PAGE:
Personally, I use a 21:9 display alongside my old 16:10.  Tried a 16:9 120Hz with backlight strobing, and it rivaled a CRT and was amazing, but it was just so small compared to 21:9 and I hated the VA panel so I returned it.  I'd probably have gotten one of the new 1440p 144Hz IPS monitors if I could afford it, but now better 21:9 monitors are coming out so I'd rather upgrade to a higher res for them instead.

    My recommendation is to get a 21:9 monitor.  So much better than 16:9 and once you try it you probably will never want to go back. And make sure it doesn't use PWM backlighting, as that's harmful to your eyes (like CRTs) and can cause strain.

    Choosing a monitor isn't as simple as asking on a message board either.  Get a big pool of recommendations, check them out, narrow down to exactly what specifics you want (aspect ratio, resolution, refresh rate, panel type, size, etc.), then look up reviews for them.  A new monitor is an investment you should take very seriously, as you'll be staring at it every day for many years.

    Also, might want to try this in the meantime: http://www.tftcentral.co.uk/selector.htm

    21:9 monitors are completely ridiculous for most computer use.  They make sense for watching movies, sure.  But if that's not most of what you do on your computer, you'll be stuck with a monitor that is bad for nearly everything else.  Even at 16:9, height is usually the limiting factor, not width.

    As for the 144 Hz IPS monitors, here's the links:

    http://www.newegg.com/Product/Product.aspx?Item=N82E16824009742
    http://www.newegg.com/Product/Product.aspx?Item=24-236-466

    Note the difference in price tag.  That's the difference between the proprietary G-sync and the industry standard adaptive sync.
  • KenzeKenze Member UncommonPosts: 1,217
    Quizzical said:
    I'd be wary of getting too many pixels in too few inches, as programs aren't built for it and it will make everything tiny.  2560x1440 in 27" or 2560x1600 in 30" will be fine, but 3840x2160 in 28" is going to make things awfully small.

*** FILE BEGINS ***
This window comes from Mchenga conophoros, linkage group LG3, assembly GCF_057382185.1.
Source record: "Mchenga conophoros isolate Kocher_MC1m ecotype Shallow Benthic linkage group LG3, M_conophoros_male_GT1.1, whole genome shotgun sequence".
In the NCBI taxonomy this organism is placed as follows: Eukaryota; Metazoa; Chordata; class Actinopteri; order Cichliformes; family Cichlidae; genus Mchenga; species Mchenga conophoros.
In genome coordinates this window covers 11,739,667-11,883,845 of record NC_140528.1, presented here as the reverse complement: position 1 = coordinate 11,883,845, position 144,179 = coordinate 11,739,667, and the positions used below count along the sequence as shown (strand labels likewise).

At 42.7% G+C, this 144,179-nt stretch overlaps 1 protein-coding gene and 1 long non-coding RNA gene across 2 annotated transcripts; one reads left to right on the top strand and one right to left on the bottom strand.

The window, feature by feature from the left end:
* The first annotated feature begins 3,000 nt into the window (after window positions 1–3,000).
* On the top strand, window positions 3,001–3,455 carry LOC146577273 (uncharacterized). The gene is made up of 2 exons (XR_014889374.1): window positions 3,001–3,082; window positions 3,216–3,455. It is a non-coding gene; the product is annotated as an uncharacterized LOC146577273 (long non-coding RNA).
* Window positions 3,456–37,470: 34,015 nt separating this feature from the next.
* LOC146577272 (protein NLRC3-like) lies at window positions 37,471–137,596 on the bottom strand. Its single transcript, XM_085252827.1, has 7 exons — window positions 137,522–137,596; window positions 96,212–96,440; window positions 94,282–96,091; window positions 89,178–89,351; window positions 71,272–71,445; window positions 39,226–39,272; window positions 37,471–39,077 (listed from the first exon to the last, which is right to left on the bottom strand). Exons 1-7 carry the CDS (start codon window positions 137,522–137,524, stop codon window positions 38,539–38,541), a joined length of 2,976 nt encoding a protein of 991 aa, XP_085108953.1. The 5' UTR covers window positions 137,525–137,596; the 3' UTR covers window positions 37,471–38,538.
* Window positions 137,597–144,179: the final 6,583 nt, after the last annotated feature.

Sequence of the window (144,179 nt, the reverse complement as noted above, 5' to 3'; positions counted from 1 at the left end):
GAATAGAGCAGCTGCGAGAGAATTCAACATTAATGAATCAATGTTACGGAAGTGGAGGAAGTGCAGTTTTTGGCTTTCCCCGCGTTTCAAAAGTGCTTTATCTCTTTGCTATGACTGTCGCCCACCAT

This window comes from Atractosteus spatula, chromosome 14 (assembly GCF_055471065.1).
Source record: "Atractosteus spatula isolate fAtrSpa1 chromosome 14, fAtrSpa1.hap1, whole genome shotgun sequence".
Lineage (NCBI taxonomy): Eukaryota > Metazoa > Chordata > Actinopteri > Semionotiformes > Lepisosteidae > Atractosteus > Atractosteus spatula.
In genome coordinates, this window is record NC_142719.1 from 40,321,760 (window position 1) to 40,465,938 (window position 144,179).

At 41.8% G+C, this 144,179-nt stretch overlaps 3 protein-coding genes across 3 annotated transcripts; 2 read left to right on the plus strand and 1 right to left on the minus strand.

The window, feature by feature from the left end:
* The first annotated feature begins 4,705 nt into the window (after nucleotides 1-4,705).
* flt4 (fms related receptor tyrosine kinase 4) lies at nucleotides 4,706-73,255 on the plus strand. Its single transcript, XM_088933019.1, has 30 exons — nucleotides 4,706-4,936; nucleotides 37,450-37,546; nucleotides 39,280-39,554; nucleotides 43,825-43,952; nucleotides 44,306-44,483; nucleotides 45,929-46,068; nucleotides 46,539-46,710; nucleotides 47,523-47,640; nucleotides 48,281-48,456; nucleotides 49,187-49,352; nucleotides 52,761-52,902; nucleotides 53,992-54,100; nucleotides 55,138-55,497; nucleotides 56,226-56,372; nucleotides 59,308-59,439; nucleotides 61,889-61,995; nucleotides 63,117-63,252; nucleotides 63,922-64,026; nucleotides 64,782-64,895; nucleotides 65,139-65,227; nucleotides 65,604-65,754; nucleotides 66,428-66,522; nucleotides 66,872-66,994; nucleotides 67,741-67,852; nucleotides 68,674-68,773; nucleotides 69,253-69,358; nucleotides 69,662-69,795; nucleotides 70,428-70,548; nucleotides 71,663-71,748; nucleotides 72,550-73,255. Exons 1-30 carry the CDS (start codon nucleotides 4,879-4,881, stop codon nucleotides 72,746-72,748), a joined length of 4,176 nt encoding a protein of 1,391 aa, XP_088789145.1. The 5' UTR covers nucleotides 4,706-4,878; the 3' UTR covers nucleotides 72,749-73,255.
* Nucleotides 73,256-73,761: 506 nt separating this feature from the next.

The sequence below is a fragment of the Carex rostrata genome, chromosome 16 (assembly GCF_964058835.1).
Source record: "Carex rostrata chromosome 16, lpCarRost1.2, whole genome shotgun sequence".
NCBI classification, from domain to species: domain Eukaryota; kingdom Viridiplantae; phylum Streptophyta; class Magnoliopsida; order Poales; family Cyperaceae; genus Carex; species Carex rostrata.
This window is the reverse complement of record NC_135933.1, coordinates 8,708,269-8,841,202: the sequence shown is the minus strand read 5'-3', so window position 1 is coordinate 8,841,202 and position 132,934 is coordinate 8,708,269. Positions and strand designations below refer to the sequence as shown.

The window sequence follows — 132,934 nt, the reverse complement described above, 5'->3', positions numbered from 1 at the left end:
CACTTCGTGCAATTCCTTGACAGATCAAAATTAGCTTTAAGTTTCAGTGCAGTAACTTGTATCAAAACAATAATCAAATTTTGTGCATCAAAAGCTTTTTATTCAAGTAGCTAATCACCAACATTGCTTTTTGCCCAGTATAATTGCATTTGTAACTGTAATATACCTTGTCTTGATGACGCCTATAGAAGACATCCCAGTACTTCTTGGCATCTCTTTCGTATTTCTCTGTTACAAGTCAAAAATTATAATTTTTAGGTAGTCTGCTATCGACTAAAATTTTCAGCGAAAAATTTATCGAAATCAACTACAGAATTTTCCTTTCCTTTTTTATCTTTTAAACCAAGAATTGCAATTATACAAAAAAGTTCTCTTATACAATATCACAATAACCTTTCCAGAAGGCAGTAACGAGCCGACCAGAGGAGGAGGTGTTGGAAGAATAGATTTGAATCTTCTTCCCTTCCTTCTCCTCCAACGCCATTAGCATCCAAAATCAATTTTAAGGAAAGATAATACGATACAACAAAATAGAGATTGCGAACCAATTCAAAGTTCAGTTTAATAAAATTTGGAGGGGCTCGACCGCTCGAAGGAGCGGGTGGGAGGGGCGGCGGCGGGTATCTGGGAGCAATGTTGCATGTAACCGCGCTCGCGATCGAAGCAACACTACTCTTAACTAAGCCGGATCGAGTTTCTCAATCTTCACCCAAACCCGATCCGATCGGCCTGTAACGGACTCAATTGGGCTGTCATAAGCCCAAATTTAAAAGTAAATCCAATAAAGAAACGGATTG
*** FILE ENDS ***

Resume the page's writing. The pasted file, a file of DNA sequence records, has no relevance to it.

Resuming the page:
G-sync does basically the same thing as the industry standard adaptive sync, except that it adds an extra $150 or so to the price tag of the monitor and only works with Nvidia GPUs.  If it were a year from now and a lot more adaptive sync monitors were available, I'd say to get one of them on the basis that Nvidia will probably support it eventually.  But it's not, and monitor vendors tend to be only putting it in higher end products so far.
    Quizzical, according to the spec of my gtx 980 it supports adaptive syn and G-sync or am I misunderstanding?

    http://www.geforce.com/hardware/desktop-gpus/geforce-gtx-980

    Watch your thoughts; they become words.
    Watch your words; they become actions.
    Watch your actions; they become habits.
    Watch your habits; they become character.
    Watch your character; it becomes your destiny.
    —Lao-Tze

  • QuizzicalQuizzical Member LegendaryPosts: 22,126
    edited August 2015
    Kenze said:
    Quizzical said:
    I'd be wary of getting too many pixels in too few inches, as programs aren't built for it and it will make everything tiny.  2560x1440 in 27" or 2560x1600 in 30" will be fine, but 3840x2160 in 28" is going to make things awfully small.

    G-sync does basically the same thing as the industry standard adaptive sync, except that it adds an extra $150 or so to the price tag of the monitor and only works with Nvidia GPUs.  If it were a year from now and a lot more adaptive sync monitors were available, I'd say to get one of them on the basis that Nvidia will probably support it eventually.  But it's not, and monitor vendors tend to be only putting it in higher end products so far.
    Quizzical, according to the spec of my gtx 980 it supports adaptive syn and G-sync or am I misunderstanding?

    http://www.geforce.com/hardware/desktop-gpus/geforce-gtx-980
    It supports adaptive V-sync, which is not at all the same thing as adaptive sync.  Adaptive V-sync lets you have the anti-tearing features of vertical sync without lowering your frame rate unless it's faster than the monitor can refresh.  It cannot change when the monitor refreshes.  Adaptive sync lets the monitor refresh whenever it makes sense--typically when you finish rendering a frame--rather than having to wait for fixed refresh intervals.

    I do think that Nvidia will support adaptive sync eventually, as it would be suicidal not to.  But they don't yet.
  • KenzeKenze Member UncommonPosts: 1,217
    Quizzical said:
    Kenze said:
    Quizzical said:
    I'd be wary of getting too many pixels in too few inches, as programs aren't built for it and it will make everything tiny.  2560x1440 in 27" or 2560x1600 in 30" will be fine, but 3840x2160 in 28" is going to make things awfully small.

    G-sync does basically the same thing as the industry standard adaptive sync, except that it adds an extra $150 or so to the price tag of the monitor and only works with Nvidia GPUs.  If it were a year from now and a lot more adaptive sync monitors were available, I'd say to get one of them on the basis that Nvidia will probably support it eventually.  But it's not, and monitor vendors tend to be only putting it in higher end products so far.